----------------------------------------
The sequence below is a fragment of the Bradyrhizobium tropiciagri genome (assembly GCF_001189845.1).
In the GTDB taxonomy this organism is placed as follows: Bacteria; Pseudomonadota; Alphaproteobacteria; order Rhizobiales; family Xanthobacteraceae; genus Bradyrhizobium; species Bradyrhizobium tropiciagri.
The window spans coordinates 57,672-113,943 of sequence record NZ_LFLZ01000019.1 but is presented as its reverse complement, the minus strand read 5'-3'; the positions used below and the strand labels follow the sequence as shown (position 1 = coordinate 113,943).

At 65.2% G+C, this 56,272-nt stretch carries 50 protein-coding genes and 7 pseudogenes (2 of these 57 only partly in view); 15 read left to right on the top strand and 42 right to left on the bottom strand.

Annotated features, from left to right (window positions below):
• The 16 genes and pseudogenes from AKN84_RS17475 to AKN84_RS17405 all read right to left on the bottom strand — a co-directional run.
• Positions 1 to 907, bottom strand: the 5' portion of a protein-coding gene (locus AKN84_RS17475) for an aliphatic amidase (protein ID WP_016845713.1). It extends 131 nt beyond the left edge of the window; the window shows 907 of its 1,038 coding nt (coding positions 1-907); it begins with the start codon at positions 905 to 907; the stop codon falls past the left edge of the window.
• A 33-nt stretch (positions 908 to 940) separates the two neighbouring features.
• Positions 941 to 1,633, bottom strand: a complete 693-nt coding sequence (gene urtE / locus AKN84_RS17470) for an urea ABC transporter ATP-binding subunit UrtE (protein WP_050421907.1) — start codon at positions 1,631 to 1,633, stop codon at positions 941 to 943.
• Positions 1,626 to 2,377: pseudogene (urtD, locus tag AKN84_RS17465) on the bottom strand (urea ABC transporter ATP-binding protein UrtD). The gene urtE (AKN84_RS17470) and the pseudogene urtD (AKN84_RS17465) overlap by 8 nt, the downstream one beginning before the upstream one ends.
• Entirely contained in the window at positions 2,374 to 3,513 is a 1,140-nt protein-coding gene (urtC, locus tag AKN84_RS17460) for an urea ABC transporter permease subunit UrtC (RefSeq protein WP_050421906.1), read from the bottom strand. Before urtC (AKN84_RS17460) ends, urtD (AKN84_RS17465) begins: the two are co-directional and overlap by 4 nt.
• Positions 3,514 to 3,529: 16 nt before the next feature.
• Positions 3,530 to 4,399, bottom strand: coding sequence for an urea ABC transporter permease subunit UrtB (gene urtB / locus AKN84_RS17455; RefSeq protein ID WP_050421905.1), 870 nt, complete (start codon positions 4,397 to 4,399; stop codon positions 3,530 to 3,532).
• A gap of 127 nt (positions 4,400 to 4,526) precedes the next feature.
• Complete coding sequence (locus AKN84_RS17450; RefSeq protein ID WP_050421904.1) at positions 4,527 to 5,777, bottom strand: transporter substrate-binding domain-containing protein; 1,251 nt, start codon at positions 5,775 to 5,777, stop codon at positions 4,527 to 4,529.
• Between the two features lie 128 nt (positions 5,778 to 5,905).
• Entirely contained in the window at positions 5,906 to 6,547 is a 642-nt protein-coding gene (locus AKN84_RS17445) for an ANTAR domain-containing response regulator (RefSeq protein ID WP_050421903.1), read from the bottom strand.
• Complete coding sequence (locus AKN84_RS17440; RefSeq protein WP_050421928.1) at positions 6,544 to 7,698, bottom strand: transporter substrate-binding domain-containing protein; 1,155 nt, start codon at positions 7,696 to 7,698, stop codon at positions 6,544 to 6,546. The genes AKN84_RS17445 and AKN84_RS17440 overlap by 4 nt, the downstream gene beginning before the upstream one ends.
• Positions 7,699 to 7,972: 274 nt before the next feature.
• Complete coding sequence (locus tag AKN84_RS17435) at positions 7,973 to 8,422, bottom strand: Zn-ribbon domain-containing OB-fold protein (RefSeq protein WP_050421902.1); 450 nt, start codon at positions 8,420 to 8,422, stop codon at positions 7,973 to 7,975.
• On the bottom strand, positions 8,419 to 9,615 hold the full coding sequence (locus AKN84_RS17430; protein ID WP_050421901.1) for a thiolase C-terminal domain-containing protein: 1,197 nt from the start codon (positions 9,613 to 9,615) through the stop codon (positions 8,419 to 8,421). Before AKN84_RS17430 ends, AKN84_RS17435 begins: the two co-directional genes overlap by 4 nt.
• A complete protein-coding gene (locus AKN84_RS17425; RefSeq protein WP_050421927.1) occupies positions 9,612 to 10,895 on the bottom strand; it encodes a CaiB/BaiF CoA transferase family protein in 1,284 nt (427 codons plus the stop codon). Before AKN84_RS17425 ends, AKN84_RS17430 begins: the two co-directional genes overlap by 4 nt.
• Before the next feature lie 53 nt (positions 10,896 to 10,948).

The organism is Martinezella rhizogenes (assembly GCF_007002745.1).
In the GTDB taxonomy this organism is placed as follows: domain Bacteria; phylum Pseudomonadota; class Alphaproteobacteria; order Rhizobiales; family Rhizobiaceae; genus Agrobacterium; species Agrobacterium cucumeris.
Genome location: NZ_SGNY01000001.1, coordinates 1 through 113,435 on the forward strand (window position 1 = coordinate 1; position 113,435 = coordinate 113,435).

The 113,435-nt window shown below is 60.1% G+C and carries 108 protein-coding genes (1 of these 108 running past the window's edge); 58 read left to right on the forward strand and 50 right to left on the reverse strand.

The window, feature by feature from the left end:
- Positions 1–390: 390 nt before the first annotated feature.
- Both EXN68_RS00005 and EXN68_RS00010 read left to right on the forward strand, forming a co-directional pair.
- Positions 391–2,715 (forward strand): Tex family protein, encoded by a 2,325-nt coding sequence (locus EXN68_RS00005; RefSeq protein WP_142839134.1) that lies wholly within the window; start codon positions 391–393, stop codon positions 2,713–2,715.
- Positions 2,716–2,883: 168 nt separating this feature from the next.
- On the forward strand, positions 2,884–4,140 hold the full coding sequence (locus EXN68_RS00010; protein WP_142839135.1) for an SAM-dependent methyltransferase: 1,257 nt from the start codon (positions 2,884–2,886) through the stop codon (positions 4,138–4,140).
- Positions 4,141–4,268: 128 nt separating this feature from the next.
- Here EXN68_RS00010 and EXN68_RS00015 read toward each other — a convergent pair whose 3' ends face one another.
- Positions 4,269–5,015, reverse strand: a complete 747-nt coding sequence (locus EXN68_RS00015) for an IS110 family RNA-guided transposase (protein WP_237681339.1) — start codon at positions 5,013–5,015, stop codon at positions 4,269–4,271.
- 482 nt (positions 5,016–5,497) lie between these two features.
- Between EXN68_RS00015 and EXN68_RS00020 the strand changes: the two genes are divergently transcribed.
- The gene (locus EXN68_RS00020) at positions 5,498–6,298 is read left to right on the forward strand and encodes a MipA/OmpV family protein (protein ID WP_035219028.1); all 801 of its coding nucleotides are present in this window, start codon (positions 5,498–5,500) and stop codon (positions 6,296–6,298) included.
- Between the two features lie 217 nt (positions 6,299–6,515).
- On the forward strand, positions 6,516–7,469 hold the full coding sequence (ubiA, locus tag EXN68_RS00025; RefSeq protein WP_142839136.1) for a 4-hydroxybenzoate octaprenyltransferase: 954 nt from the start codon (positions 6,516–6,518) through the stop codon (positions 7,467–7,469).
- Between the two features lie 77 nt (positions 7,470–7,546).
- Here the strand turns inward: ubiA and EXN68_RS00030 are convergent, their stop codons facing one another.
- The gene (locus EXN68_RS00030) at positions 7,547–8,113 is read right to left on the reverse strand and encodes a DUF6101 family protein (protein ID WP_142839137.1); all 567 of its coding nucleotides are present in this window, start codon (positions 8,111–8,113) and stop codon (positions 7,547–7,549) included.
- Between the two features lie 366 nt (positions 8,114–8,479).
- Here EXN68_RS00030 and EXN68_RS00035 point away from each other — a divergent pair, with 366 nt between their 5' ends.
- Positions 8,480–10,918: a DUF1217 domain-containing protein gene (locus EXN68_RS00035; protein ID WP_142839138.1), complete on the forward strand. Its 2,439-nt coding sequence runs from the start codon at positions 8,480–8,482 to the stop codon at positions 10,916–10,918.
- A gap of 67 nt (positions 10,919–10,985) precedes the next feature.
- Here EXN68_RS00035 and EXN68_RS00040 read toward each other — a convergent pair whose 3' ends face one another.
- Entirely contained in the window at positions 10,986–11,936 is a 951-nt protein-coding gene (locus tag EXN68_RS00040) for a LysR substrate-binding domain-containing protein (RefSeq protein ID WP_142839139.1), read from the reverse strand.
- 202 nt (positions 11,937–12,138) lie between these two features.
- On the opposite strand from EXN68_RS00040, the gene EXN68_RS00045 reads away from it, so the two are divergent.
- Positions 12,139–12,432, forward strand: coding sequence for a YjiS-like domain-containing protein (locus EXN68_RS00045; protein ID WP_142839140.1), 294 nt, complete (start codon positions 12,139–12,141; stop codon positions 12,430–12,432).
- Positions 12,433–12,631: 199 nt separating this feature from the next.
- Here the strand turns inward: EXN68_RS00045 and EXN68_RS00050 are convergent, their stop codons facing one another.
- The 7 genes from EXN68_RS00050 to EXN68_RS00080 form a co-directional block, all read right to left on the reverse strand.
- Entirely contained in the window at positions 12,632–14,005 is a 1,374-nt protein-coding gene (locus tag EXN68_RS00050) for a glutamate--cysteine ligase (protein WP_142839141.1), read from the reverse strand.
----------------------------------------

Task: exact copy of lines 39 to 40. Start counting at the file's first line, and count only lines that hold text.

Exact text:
- The gene (locus EXN68_RS00020) at positions 5,498–6,298 is read left to right on the forward strand and encodes a MipA/OmpV family protein (protein ID WP_035219028.1); all 801 of its coding nucleotides are present in this window, start codon (positions 5,498–5,500) and stop codon (positions 6,296–6,298) included.
- Between the two features lie 217 nt (positions 6,299–6,515).